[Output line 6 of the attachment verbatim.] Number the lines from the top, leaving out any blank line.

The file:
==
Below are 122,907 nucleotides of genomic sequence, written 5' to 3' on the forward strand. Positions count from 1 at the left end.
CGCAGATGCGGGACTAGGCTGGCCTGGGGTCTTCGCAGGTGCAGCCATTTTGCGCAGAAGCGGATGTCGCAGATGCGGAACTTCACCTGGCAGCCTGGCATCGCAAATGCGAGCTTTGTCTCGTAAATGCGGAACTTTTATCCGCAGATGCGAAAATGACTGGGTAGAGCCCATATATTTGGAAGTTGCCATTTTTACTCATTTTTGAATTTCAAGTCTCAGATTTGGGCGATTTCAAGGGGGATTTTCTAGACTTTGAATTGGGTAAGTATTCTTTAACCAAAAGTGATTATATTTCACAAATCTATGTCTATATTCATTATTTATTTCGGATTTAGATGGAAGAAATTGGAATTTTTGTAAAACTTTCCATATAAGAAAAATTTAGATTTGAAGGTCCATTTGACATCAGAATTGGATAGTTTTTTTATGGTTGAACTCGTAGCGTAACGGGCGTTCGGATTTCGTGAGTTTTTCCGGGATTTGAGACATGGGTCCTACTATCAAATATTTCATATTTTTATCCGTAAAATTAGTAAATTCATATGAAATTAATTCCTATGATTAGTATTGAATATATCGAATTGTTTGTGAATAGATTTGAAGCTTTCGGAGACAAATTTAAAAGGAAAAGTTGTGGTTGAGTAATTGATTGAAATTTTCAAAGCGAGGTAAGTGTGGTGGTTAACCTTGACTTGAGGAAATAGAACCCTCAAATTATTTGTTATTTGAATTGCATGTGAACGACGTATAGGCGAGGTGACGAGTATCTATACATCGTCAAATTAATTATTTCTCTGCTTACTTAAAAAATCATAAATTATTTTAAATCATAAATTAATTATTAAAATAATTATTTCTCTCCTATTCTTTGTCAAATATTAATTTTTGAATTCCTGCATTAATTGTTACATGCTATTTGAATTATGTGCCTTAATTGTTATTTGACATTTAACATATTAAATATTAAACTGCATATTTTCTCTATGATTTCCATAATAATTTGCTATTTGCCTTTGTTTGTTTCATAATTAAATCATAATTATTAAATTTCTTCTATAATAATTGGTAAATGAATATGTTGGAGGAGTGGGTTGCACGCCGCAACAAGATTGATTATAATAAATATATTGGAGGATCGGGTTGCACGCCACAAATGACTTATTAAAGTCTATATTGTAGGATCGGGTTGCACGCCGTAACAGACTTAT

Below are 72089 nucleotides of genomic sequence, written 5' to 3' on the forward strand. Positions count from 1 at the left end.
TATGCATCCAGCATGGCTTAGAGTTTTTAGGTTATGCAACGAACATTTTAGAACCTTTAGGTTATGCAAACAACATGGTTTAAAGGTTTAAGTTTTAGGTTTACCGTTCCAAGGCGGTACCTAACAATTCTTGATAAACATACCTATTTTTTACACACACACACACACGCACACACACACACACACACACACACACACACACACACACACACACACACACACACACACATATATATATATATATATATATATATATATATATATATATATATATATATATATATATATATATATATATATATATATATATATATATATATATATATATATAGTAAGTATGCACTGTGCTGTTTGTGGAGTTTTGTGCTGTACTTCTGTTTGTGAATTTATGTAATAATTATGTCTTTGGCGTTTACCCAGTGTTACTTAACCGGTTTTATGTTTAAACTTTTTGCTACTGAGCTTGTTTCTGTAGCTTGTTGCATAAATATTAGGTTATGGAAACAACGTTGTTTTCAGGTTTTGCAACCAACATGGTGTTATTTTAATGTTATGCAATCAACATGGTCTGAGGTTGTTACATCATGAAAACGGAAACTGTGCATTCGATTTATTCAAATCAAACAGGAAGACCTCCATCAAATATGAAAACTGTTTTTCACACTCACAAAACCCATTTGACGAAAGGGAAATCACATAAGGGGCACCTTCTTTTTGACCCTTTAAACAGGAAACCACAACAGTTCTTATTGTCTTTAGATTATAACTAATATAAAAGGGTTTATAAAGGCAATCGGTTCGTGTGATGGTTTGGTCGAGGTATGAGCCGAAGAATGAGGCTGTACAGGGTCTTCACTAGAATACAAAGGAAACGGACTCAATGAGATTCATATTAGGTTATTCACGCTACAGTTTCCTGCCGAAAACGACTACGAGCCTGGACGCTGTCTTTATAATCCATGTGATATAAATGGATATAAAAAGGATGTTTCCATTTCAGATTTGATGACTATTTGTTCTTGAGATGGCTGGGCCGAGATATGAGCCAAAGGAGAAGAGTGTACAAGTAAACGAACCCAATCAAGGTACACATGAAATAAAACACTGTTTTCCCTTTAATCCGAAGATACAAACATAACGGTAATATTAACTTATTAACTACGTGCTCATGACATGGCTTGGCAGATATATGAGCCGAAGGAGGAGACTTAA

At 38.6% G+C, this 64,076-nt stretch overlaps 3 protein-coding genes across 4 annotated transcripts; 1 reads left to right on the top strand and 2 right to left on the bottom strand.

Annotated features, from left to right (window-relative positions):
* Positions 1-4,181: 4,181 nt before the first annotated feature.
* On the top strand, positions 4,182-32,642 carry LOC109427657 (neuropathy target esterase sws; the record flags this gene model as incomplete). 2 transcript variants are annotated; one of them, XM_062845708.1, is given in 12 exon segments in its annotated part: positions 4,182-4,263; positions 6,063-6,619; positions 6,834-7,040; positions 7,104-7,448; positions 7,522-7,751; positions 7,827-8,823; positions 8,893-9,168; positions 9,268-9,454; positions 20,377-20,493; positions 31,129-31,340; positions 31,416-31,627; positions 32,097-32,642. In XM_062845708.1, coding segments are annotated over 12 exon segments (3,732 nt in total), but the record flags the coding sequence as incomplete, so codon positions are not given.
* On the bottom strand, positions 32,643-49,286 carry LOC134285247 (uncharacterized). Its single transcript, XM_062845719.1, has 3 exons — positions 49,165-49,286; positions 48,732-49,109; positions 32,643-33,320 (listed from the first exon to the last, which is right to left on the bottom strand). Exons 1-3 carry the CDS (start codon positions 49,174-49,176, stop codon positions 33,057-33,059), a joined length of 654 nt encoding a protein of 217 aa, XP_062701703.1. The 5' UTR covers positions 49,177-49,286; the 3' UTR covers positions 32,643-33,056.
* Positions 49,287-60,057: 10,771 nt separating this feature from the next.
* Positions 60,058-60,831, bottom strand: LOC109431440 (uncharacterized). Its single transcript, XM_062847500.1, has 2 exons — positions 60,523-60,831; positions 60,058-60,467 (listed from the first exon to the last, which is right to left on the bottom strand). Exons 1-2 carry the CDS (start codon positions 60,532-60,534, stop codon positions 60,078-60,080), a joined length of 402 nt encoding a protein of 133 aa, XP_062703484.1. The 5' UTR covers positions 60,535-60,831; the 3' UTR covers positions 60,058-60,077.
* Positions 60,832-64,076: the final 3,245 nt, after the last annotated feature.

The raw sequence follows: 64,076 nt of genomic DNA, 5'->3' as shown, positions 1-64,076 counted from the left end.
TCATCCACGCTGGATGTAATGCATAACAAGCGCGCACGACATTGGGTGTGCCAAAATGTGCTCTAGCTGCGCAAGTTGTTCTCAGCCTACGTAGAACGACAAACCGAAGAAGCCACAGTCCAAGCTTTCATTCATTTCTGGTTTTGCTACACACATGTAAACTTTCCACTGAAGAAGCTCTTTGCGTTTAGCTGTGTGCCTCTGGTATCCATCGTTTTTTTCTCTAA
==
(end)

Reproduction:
Annotated features, from left to right (window-relative positions):